Remember back in the late '90s/early '00s, when everybody thought that Microsoft was an evil Mega-Corp hell-bent on Taking Over The (Computer) World by any means necessary? (Well, even more than they do today?) Well, what if "any means necessary" included murder? And what if it was up to one plucky programmer to expose their malevolence?
That, ladies and gentlemen, is the plot of Antitrust.
Antitrust is a 2001 thriller starring Ryan Phillippe, Tim Robbins, Rachael Leigh Cook, and Claire Forlani. Milo Hoffman (Phillippe) is a young programmer from Silicon Valley whose talents earn him the notice of the Portland-based software corporation NURV, run by billionaire philanthropist Gary Winston (Robbins). Winston wants Milo to help him develop a new system called Synapse, which will link all the world's computers, cell phones, and other electronic devices via satellite. While at NURV, he starts falling for a young programmer named Lisa (Cook), which wouldn't be a problem if it weren't for the fact that he already has a girlfriend in Alice (Forlani). However, after his programmer buddy Teddy is murdered, Milo starts to uncover evidence that NURV may have been behind it... and the murder of countless other programmers in order to steal their work and claim it as their own. Out of a mix of duty to his dead friend and disgust at his employers, Milo sets out to destroy NURV from within and give Synapse to the people... unless NURV stops him first and claims him as their next victim.
While it generally got a poor reception from professional critics and left little impact on the box office, it's attracted a cult following from computer geeks due to its realistic portrayal of hacking and computers in general. It's also a wonderful time capsule of late '90s computer culture.
Antitrust provides examples of the following tropes:
- Abusive Parents: Lisa was molested by her stepfather when she was a child.
- Affably Evil: Winston. If he wasn't a hack and making his employees spy on and kill people to maintain his company's superiority, he probably would be a cool boss.
- Asian and Nerdy: Teddy. The "Asian" part becomes important to the plot when Winston's goons beat him to death and make it look like it was a hate crime to divert attention of the theft of the data he was working on.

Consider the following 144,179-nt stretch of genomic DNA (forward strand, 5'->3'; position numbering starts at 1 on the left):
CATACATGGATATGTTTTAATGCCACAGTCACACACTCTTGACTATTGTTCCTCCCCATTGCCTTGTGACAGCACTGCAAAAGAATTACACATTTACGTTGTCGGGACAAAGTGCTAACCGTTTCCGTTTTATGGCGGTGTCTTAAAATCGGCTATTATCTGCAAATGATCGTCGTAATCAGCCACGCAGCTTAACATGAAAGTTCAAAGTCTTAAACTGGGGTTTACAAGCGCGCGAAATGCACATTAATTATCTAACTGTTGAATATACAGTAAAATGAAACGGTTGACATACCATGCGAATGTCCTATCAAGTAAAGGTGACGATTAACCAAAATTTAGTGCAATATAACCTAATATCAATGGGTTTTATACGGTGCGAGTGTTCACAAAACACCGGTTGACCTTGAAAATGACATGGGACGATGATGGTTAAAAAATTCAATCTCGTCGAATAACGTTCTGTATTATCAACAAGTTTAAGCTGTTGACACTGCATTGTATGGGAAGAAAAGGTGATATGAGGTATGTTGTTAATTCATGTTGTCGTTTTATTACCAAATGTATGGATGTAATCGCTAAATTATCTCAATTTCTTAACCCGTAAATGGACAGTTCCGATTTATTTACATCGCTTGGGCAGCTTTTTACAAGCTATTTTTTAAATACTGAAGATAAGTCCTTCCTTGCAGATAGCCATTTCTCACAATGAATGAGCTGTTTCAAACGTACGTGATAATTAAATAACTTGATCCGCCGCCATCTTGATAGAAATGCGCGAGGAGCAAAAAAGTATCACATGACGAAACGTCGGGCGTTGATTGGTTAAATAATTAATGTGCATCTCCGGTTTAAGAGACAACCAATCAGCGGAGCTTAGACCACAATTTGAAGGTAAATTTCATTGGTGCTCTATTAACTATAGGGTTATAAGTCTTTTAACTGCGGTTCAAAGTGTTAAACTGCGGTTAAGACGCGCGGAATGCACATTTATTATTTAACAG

- Big Brother Is Watching: NURV has an elaborate surveillance system in its headquarters and cameras spying on potential employees, including a program that can rebuild the computer code they are working on from watching the screen and keyboard inputs.
- Can't Stop the Signal: Milo uses the code Winston has created to display the code Winston cobbled together from the work of the programmers he killed.
- Chekhov's Gun: Milo's sesame seed allergy.
- Cool Car: Milo's company car, a white Mercedes SUV, is portrayed as this in comparison to the Buick that the Department of Justice would've given him for helping to take down NURV instead. Alice's Citroen 2CV also qualifies, in a cute and quirky sort of way.
- Corrupt Corporate Executive: Winston.
- Expy Coexistence: Gary Winston is transparently based on Bill Gates, but Gates is also acknowledged as existing in the movie, apparently as a rival. At one point Winston turns his nose up when a piece of technology he owns is compared to a similar one that Gates has in real life, and replies that Gates' version of the technology is primitive.
- Four Eyes, Zero Soul: Again, Winston.
- Fun with Acronyms: NURV (Never Underestimate Radical Vision).
- HeelFace Turn: Alice/Rebecca.
- Hidden in Plain Sight: The hard drive of "Cerebellum", NURV's Magical Database, is located on the headquarters' daycare center. They even go the extra mile by being incredibly secretive about Building 21 (which is really just an uplink electronics building that is running behind schedule in construction) so people will try to infiltrate that and be disappointed at what they find.